Life And Letters Of Maria Edgeworth/Volume 1/Letter 85

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To MRS. EDGEWORTH.

BLACK CASTLE, Oct. 1812.

After a most delightful journey with Mr. and Mrs. Henry Hamilton, laughing, singing, and talking, we dined with them.[1] Dear old Mr. Sackville Hamilton dined with us, fresh from London: intellectual and corporeal dainties in abundance. The first morning was spent in cursing Mr. Sadler for not going up, and in seeing the Dublin Society House. A charming picture of Mr. Foster, by Beachey, with plans in his hand, looking full of thought and starting into life and action. Spent an hour looking over the books of prints in the library—Fanny particularly pleased with a Houbracken: Harriet with Daniel's Indian Antiquities: my father with Sir Christopher Wren's and Inigo Jones's designs. After dinner Richard Ruxton came in, and said my aunt and uncle had thoughts of coming up to see the balloon. In the evening at Astley's. The second day to see the elephant: how I pitied this noble animal, cooped up under the command of a scarcely human creature, who had not half as much reason as himself. Went on to see the Panorama of Edinburgh: I never saw a sight that pleased me more; Edinburgh was before me—Princes Street and George Street—the Castle—the bridge over dry land where the woman met us and said, "Poor little things they be." At first a mistiness, like what there is in nature over a city before the sun breaks out; then the sun shining on the buildings, trees, and mountains.

Thursday morning, to our inexpressible joy, was fine, and the flag, the signal that Sadler would ascend, was, to the joy of thousands, flying from the top of Nelson's Pillar. Dressed quickly—breakfasted I don't know how—job coach punctual: crowds in motion even at nine o'clock in the streets: tide flowing all one way to Belvidere Gardens, lent by the proprietor for the occasion: called at Sneyd's lodgings in Anne Street: he and William gone: drove on; when we came near Belvidere such strings of carriages, such crowds of people on the road and on the raised footpath, there was no stirring: troops lined the road at each side: guard with officers at each entrance to prevent mischief; but unfortunately there were only two entrances, not nearly enough for such a confluence of people. Most imprudently we and several others got out of our carriages upon the raised footpath, in hopes of getting immediately at the garden door, which was within two yards of us, but nothing I ever felt was equal to the pressure of the crowd: they closed over our little heads, I thought we must have been flattened, and the breath squeezed out of our bodies. My father held Harriet fast, I behind him held Fanny with such a grasp! and dragged her on with a force I did not know I possessed. I really thought your children would never see you again with all their bones whole, and I cannot tell you what I suffered for ten minutes. My father, quite pale, calling with a stentor voice to the sentinels. A fat woman nearly separated me from Fanny. My father fairly kicked off the terrace a man who was intent upon nothing but an odious bag of cakes which he held close to his breast, swearing and pushing. Before us were Mrs. Smyley and Mr. Smyley, with a lady he was protecting. Unable to protect anybody, he looked more frightened than if he had lost a hundred causes: the lady continually saying, "Let me back! let me back! if I could once get to my carriage!"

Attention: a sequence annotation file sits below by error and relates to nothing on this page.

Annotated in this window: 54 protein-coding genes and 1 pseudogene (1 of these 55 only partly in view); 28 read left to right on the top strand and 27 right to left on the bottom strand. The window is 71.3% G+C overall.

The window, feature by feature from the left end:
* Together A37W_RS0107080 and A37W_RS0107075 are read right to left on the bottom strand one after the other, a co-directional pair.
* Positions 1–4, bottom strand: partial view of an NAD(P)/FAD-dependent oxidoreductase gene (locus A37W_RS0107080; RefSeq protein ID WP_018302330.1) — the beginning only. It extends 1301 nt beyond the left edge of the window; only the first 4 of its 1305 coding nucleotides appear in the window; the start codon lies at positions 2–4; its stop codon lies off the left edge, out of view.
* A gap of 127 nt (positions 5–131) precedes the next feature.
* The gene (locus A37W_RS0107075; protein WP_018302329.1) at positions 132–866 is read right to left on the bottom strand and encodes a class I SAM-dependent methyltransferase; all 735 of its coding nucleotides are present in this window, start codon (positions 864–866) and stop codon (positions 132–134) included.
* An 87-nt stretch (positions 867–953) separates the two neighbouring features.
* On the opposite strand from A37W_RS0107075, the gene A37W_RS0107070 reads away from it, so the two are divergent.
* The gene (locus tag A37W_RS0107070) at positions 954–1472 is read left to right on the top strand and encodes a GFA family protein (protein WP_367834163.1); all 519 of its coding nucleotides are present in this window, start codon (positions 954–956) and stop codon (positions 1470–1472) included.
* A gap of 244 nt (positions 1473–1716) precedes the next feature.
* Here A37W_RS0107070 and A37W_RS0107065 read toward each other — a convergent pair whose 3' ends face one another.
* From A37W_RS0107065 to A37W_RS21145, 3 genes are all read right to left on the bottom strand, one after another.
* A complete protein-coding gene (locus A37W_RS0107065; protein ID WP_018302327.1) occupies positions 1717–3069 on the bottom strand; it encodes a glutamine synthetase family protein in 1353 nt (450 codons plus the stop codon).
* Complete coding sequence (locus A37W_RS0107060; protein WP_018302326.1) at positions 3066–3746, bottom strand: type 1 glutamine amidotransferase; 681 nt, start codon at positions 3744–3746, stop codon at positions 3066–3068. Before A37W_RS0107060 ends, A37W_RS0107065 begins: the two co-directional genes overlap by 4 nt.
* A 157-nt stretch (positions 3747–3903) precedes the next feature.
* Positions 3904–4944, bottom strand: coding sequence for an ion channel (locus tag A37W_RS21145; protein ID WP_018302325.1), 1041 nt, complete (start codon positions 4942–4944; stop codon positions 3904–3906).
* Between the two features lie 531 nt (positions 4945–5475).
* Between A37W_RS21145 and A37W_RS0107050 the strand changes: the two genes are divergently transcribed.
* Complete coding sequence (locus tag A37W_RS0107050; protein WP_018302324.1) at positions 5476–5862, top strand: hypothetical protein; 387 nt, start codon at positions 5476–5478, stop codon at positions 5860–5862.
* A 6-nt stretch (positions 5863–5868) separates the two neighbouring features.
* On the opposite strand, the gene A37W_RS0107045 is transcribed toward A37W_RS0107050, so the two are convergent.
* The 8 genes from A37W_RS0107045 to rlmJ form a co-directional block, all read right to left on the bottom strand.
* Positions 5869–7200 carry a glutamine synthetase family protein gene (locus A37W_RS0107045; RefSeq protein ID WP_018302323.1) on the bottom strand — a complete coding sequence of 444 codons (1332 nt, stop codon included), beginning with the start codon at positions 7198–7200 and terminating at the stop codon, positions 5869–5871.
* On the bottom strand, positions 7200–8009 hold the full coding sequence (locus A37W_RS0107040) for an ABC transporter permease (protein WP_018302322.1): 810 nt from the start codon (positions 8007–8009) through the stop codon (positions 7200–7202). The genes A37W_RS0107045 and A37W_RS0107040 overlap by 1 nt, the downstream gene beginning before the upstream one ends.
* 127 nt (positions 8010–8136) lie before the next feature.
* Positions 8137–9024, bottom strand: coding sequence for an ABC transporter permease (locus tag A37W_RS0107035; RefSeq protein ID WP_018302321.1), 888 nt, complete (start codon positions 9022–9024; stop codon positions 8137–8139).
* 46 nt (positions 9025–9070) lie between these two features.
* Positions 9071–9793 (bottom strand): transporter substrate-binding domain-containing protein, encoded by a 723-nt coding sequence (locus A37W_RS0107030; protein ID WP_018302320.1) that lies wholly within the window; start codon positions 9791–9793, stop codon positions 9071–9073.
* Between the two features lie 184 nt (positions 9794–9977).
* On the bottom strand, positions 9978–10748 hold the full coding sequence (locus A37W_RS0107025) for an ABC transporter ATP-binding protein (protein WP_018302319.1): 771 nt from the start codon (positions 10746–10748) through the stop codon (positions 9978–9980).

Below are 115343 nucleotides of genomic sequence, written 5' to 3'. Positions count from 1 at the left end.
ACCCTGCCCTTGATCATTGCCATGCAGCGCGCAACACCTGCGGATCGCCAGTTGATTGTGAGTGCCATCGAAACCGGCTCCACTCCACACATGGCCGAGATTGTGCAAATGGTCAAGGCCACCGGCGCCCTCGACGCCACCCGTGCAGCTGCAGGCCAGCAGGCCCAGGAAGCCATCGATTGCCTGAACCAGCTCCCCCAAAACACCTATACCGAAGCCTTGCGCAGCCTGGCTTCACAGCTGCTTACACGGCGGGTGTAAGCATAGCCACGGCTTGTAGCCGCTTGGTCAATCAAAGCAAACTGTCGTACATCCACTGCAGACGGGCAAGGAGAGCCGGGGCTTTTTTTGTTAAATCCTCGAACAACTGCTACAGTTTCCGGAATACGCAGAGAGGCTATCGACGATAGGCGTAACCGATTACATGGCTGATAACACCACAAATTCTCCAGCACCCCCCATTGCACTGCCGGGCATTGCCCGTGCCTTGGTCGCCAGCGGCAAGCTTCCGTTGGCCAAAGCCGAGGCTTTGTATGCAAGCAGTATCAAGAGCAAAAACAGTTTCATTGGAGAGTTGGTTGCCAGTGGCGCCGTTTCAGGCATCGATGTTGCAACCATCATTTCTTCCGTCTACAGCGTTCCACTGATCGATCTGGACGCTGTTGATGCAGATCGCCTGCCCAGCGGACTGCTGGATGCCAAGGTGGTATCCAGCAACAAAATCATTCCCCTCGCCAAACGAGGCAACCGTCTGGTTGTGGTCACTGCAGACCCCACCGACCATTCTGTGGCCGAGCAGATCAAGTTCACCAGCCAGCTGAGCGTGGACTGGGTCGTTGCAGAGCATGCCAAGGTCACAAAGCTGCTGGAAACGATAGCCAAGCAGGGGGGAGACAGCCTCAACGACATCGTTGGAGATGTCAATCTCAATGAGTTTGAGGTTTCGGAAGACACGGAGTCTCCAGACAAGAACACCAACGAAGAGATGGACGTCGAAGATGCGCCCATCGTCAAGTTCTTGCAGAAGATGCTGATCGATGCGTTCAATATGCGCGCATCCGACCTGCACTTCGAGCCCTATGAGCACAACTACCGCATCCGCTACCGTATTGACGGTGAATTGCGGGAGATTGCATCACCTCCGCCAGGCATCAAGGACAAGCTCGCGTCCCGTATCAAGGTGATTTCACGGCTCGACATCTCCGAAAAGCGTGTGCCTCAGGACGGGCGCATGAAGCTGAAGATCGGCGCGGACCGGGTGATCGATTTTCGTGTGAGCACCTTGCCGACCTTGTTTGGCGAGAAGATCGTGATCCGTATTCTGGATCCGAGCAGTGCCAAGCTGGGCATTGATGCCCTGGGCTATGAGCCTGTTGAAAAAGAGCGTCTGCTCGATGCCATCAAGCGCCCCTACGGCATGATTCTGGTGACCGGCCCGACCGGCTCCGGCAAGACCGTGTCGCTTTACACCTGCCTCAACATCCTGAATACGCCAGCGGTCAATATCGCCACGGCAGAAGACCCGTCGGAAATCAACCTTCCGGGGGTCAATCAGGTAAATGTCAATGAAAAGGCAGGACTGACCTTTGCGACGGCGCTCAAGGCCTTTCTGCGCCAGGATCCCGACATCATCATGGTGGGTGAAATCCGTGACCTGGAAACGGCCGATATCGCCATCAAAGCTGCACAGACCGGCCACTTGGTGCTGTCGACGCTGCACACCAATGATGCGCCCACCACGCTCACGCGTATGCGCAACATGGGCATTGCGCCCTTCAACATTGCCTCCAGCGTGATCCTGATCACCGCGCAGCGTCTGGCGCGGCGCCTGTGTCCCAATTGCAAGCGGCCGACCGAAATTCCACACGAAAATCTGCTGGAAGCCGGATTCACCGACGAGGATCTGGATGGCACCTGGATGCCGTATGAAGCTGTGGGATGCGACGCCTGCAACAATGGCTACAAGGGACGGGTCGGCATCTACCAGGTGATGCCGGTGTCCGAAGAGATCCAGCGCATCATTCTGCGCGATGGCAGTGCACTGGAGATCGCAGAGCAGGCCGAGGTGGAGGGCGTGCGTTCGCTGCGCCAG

The tide carried us on to the door. An admirable Scotch officer, who was mounting guard with a drawn sword, his face dropping perspiration, exclaimed at the sight of Harriet, "Oh the child! take care of that child! she will be crushed to death!" He made a soldier put his musket across the doorway, so as to force a place for her to creep under: quick as lightning in she darted, and Fanny and I and my father after her. All was serene, uncrowded, and fresh within the park.